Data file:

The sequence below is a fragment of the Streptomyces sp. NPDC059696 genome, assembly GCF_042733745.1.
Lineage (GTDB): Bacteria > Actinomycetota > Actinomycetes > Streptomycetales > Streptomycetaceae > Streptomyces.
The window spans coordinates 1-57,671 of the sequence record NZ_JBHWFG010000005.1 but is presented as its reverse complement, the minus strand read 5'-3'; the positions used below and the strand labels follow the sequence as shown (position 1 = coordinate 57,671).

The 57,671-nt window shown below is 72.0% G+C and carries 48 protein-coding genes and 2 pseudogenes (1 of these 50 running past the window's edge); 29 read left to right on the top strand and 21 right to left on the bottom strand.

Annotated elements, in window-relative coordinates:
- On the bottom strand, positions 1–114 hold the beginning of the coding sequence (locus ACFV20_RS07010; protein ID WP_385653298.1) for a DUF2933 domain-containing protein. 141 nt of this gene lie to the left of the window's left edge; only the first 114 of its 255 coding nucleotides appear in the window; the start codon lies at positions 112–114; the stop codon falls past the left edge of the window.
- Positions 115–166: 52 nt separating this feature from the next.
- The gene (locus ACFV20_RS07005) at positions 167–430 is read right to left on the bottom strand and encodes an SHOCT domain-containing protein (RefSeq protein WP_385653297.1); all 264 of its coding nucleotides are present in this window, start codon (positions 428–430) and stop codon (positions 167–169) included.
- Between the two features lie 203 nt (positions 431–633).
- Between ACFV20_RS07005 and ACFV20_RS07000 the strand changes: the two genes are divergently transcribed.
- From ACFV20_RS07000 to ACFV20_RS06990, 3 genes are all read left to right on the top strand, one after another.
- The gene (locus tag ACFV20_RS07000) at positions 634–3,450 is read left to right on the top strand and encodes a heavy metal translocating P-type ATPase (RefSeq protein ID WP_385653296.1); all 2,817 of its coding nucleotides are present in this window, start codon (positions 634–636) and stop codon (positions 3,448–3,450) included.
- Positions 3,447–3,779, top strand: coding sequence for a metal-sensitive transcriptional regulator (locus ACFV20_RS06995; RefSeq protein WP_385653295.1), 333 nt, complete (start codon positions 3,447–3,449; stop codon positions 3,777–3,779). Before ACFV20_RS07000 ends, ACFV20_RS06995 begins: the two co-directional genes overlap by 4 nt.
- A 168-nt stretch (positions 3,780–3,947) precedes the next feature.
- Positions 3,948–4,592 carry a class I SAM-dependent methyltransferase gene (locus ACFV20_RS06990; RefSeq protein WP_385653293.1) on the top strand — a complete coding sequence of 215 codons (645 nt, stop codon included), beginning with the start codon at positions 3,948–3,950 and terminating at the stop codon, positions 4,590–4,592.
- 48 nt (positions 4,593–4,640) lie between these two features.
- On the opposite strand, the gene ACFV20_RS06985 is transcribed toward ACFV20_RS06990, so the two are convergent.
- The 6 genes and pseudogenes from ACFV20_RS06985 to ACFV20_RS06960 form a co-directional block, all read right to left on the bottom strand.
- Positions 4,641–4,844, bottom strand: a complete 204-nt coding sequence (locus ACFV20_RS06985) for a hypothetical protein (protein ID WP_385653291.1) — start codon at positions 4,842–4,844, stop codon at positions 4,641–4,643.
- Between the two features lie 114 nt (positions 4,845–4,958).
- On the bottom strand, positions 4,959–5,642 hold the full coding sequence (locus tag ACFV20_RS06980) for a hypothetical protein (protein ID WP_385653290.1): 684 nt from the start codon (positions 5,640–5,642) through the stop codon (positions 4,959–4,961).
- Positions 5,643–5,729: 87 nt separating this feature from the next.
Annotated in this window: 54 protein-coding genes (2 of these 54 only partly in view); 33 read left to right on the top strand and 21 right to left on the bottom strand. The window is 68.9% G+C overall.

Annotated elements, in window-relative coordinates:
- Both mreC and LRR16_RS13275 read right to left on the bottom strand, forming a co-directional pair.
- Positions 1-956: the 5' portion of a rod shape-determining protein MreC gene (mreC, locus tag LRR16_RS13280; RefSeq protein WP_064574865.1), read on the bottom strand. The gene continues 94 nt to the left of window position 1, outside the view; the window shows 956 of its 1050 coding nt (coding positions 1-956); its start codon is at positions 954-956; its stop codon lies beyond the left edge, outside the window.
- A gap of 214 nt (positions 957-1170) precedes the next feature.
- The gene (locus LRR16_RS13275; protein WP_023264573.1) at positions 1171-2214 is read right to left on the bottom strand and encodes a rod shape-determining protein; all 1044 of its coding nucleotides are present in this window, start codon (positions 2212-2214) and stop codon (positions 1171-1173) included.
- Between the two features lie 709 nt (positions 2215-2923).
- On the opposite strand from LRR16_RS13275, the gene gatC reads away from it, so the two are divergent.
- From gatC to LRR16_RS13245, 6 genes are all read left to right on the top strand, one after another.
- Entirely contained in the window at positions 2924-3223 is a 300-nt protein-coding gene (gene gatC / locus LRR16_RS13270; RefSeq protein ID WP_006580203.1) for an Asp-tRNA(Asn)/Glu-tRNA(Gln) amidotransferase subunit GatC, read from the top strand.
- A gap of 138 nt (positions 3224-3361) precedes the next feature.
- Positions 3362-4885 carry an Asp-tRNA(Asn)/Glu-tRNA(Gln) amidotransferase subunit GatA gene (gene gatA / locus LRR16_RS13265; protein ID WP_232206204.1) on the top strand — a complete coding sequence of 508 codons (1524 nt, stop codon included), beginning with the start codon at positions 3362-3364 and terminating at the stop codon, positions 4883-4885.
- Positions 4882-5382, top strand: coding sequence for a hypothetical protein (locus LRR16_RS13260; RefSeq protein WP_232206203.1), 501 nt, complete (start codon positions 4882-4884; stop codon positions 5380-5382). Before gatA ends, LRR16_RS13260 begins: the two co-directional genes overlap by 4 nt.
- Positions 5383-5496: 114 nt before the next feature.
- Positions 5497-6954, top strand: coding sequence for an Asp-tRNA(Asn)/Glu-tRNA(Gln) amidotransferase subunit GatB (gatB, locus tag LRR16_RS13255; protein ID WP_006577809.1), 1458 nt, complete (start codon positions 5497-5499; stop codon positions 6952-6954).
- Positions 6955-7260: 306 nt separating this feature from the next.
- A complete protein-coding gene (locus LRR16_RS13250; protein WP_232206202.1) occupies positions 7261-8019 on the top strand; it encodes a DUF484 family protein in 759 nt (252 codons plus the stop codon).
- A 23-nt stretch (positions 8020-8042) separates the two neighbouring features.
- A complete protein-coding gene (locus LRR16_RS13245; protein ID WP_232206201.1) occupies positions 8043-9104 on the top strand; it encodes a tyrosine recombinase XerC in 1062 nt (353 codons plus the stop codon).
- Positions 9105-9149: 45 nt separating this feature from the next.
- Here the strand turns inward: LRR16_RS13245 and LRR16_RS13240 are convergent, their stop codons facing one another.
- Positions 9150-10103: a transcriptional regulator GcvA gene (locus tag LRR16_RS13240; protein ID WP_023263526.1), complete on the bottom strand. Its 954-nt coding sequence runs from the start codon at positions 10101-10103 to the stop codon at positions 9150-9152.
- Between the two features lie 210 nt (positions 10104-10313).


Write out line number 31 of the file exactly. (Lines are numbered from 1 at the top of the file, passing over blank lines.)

- From gatC to LRR16_RS13245, 6 genes are all read left to right on the top strand, one after another.